Animal Models of affective disorders
Development, Modifications, Treatment
29th March 2019, Bochum
9 am – 4 pm
How can animal models help to understand affective disorders? Learn more about the development of affective disorders, pharmacological treatment validation, and modifications. Take the chance to discuss recent findings and different models with leading experts.
Where: Veranstaltungszentrum Ruhr-University Bochum
Program and time schedule can be seen here soon!
Registration is open until 22th of March 2019. Please register here
Jennifer Honeycutt, Ph.D., Northeastern University, Boston, US
Dr. Jennifer Honeycutt is a postdoctoral research associate in Dr. Heather Brenhouse’s developmental Neuropsychobiology Lab, where she is exploring the role of early life stress/ adversity on acute and long-term neural and behavioral consequences. Therefore, she is also utilizing a novel and ethologically relevant/translational auditory model of acute anxiety induction. more info on Jenn, more info on the Brenhouse Lab
Luisa Pinto, Ph.D., Life and Health Science Research Institute, (ICVS), Braga, Portugal
Dr. Luisa Pinto, an assistant researcher, focusses her research on changes in the brain due to depression. Therefore, she is very familiar with animal models of depression and possible resulting neuroanatomical changes. She is leader in multiple projects, focusing on the role of neuroplasticity and neuron-astrocyte interaction in the pathophysiology of depression. more info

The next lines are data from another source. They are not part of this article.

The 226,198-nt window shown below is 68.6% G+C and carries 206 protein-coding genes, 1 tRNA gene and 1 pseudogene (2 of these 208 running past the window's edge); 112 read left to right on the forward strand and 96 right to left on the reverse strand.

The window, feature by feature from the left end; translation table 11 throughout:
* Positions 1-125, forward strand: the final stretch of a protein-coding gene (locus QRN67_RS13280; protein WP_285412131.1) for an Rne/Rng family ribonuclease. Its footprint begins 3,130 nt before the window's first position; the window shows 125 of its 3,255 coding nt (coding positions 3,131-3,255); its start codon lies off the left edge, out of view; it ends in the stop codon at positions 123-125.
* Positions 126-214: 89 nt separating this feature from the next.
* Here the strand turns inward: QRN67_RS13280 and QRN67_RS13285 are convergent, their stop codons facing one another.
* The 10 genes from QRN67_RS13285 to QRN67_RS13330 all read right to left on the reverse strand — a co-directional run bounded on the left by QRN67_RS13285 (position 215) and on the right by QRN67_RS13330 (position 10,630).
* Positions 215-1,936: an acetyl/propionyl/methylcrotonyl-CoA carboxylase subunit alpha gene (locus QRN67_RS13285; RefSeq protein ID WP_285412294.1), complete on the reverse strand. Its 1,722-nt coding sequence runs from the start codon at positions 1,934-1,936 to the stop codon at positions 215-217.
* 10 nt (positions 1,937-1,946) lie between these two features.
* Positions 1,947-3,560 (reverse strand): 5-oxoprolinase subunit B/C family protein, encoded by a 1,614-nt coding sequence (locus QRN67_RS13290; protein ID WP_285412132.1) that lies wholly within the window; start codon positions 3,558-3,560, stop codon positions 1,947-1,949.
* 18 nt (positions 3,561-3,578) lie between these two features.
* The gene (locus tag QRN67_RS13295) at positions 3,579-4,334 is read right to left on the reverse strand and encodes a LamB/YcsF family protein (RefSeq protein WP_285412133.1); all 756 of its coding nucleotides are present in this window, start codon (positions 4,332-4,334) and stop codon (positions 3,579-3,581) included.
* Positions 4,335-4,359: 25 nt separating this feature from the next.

Prof. Colleen McClung, University of Pittsburgh School of Medicine, USA
Dr. Colleen McClung, professor at the University of Pittsburgh Medical School, USA, is identifying molecular mechanisms of bipolar disorder and depression in rodents. She focuses on the link between affective disorders and the circadian clock. By combining molecular, pharmacological and behavioral approaches her research group investigates how circadian rhythms and individual circadian genes regulate mood. more info
Prof. Sophie Erhardt, Karolinska Institutet, Stockholm, Schweden
Dr. Sophie Erhardt, professor of experimental psychiatry at the Karolinska Institutet in Stockholm, Sweden, aims to gain a better understanding of the immunological mechanisms involved in depression’s and bipolar disorder’s pathophysiology. Her group contributes to the development of new and more effective drugs. She uses a broad range of animal models as well as performs research with patients with a diversity of molecular and imaging methods. more info
Present your research with a poster!
Deadline extended! Register now and submit your abstract until 16th of March 2019.
Abstracts should clearly indicate the model and disorder you are investigating as well as the main methods. The text should not exceed 250 words. Posters will be presented in guided poster sessions within small groups. Best posters will be awarded a poster prize!
The conference is funded by DFG GSC 98/3.